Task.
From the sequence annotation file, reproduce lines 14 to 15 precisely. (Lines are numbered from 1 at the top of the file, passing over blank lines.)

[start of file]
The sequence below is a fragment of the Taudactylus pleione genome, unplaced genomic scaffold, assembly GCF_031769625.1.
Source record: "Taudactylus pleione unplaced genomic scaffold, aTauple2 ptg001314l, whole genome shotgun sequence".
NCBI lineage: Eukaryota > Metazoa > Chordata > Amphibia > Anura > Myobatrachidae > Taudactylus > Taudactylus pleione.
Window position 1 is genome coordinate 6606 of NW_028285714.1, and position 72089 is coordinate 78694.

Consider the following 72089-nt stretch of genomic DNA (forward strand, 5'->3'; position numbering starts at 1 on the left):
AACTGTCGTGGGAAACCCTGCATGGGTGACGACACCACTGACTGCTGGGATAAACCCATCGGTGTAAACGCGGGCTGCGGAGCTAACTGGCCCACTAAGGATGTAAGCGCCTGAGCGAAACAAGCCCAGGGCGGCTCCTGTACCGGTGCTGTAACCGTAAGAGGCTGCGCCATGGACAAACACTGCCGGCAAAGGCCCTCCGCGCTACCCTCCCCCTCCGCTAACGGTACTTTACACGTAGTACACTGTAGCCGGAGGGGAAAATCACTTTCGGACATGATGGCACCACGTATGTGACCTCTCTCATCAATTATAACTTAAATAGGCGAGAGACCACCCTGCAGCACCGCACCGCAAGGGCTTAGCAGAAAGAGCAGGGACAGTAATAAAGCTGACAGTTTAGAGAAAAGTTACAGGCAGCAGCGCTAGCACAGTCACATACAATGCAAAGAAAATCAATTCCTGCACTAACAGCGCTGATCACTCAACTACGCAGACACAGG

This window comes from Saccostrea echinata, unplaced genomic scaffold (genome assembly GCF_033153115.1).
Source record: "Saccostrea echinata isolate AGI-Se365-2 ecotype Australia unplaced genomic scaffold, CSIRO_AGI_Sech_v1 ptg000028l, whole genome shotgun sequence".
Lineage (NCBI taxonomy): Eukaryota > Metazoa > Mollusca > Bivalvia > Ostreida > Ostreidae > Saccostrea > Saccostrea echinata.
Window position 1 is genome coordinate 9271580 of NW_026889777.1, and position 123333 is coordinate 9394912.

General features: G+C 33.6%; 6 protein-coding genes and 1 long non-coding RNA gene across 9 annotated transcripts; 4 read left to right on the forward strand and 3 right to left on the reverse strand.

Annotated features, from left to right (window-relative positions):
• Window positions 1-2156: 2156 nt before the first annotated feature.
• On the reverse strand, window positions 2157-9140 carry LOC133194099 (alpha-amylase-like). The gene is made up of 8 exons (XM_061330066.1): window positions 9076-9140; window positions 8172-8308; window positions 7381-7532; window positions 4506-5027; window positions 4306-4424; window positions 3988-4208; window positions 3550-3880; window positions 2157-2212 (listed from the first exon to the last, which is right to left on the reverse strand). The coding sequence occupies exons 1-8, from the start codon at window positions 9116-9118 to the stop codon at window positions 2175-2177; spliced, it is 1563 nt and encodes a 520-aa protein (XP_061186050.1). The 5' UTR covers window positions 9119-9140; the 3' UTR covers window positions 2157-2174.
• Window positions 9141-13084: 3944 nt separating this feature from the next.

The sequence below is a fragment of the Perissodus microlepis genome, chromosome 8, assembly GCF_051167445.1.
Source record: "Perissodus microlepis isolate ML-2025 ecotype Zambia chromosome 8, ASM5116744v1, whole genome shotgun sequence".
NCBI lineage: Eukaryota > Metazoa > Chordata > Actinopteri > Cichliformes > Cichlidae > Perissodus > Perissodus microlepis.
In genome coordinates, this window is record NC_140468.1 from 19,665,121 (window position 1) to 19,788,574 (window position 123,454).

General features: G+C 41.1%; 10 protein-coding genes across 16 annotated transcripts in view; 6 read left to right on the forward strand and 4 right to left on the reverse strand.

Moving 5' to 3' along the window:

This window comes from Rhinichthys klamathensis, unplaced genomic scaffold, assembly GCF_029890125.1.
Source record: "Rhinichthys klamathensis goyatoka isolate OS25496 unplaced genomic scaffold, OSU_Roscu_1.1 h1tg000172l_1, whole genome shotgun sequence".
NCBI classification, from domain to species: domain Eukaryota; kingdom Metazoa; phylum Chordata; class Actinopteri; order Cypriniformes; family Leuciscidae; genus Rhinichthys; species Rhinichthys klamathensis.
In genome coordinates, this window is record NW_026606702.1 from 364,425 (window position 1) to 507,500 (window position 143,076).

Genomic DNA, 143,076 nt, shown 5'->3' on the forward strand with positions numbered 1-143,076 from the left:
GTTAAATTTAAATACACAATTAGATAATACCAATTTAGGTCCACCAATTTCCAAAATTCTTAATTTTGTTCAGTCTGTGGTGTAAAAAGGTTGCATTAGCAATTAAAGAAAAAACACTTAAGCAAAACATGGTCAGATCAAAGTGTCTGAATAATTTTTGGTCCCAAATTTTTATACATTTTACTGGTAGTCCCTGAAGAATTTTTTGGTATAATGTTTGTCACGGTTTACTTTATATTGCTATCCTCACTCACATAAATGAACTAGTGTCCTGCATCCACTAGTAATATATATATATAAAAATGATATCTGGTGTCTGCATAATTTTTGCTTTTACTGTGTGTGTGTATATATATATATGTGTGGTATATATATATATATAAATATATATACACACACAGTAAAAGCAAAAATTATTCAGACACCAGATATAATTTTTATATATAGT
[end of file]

• On the reverse strand, window positions 2157-9140 carry LOC133194099 (alpha-amylase-like). The gene is made up of 8 exons (XM_061330066.1): window positions 9076-9140; window positions 8172-8308; window positions 7381-7532; window positions 4506-5027; window positions 4306-4424; window positions 3988-4208; window positions 3550-3880; window positions 2157-2212 (listed from the first exon to the last, which is right to left on the reverse strand). The coding sequence occupies exons 1-8, from the start codon at window positions 9116-9118 to the stop codon at window positions 2175-2177; spliced, it is 1563 nt and encodes a 520-aa protein (XP_061186050.1). The 5' UTR covers window positions 9119-9140; the 3' UTR covers window positions 2157-2174.
• Window positions 9141-13084: 3944 nt separating this feature from the next.